New this spring, the Rab Flashpoint is the brand’s lightest waterproof shell and while there are outright lighter waterproofs out there, there’s not much that can match the Flashpoint’s mix of features – a helmet hood, full adjustment all round and a large chest pocket – and relatively robust three-layer fabric.
And to make this review just a little different, the entire OM team took to the Peak District hills on a wild and wet day wearing the jacket. Here’s what we made of it.
- £200 / 177g (medium)
- 3L FlashPoint fabric
- Minimal seams and micro seam tape
- Helmet compatible hood, flexible polymer peak
- YKK water-resistant zipped Napoleon chest pocket
- VISLON® AquaGuard® zip, overlapping storm flaps
- Micro Velcro® cuffs, half hem drawcord
- Complete with lightweight stuff-sac (6g)
There are plenty of lightweight waterproof jackets around and quite a few of them are lighter than the 177g Flashpoint – the Berghaus Hyper Smock for example weighs less than 80g – but what makes the new Rab shell different is that it uses a feathery, but reasonably robust feeling three-layer lightweight fabric and, on top of that, it hasn’t skimped on features. And all that, on paper at least, should make it both more comfortable and more useable than its rivals.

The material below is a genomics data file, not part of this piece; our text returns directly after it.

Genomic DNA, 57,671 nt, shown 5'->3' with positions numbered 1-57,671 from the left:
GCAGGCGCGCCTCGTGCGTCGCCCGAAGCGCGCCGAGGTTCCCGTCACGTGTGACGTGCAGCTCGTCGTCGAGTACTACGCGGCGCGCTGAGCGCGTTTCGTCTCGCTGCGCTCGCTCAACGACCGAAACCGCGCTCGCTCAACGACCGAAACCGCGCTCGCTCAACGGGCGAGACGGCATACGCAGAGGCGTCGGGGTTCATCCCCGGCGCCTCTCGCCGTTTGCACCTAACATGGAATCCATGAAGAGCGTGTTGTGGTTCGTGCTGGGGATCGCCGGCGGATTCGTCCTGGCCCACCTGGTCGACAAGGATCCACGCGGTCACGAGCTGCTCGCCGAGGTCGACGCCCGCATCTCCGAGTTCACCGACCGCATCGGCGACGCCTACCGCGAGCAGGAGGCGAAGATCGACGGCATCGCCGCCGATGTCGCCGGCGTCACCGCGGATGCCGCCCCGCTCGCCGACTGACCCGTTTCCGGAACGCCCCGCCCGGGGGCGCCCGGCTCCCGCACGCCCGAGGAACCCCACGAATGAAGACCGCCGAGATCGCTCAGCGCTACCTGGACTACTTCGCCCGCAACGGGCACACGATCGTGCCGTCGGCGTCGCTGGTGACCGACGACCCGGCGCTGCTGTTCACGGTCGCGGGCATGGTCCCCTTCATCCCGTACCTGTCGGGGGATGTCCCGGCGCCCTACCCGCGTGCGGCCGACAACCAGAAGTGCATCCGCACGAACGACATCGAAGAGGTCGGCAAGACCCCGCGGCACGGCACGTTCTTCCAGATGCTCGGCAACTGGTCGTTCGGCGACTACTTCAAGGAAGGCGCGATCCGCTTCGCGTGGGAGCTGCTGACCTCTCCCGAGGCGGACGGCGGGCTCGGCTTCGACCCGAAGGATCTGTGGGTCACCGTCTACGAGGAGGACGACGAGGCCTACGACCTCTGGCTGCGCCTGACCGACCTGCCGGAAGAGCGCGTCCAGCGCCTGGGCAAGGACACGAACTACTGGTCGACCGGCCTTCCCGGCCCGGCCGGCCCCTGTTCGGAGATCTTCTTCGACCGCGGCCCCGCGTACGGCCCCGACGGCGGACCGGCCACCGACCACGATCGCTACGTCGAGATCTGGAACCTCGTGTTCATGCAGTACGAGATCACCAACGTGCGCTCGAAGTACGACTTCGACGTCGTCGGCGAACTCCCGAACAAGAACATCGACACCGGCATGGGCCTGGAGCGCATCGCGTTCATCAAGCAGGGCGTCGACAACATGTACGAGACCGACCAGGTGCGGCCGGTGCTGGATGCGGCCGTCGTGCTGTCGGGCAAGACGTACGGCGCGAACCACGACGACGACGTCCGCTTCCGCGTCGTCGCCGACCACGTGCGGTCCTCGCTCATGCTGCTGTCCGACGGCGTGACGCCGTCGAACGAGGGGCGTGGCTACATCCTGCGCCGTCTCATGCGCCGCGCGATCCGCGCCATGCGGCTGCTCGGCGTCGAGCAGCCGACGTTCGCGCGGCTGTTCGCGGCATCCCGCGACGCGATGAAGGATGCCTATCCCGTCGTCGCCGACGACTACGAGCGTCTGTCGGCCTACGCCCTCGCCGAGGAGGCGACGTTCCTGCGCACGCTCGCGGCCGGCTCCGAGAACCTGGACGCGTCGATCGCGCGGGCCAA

The heart of the jacket is the new Flashpoint fabric which mixes a super-light 7D face fabric with a PU membrane then finishes it all off with a similarly light liner fabric. In lab tests it scores a prodigious 40,000 g/m2/24hrs, but all you really need to know is that means it should be super breathable, more than twice as breathable as most decent waterproof fabrics.
Real World Impressions
All great on paper, but how does it roll out in the real world of Peak District gnarliness? First, it’s light, but it doesn’t feel particularly fragile and the three-layer construction means there’s none of the shuddery sliminess you get with some so-called 2.5-layer materials.
The detailing is awesome. The seams uses an ultra-narrow micro-tape, the Vislon main-zip is backed with a storm-flap and there’s even an ultra-lightweight chin guard liner in contrasting orange. Neat. The cherry on the top is a proper, large-sized chest pocket.
The fit is slim and tapered, but without restricting movement, great over a softshell jacket or a micro fleece top, but I found I could still roll up the sleeves for a bit of additional cooling – mostly though, that was irrelevant. Even heading uphill on a chilly June day, there wasn’t even a hint of sweatiness.
Impressive stuff and it kept the rain out too with the factory applied DWR treatment working really well straight out of the packet.
I also found the helmet-friendly hood impressively effective even worn over a bare head. The top cord grips your crown effectively so the hood moves with your noggin, while the mouldable polymer stiffened peak may not feel as butch as wire, but does the same job keeping the peak firmly protective in the face of some serious wind.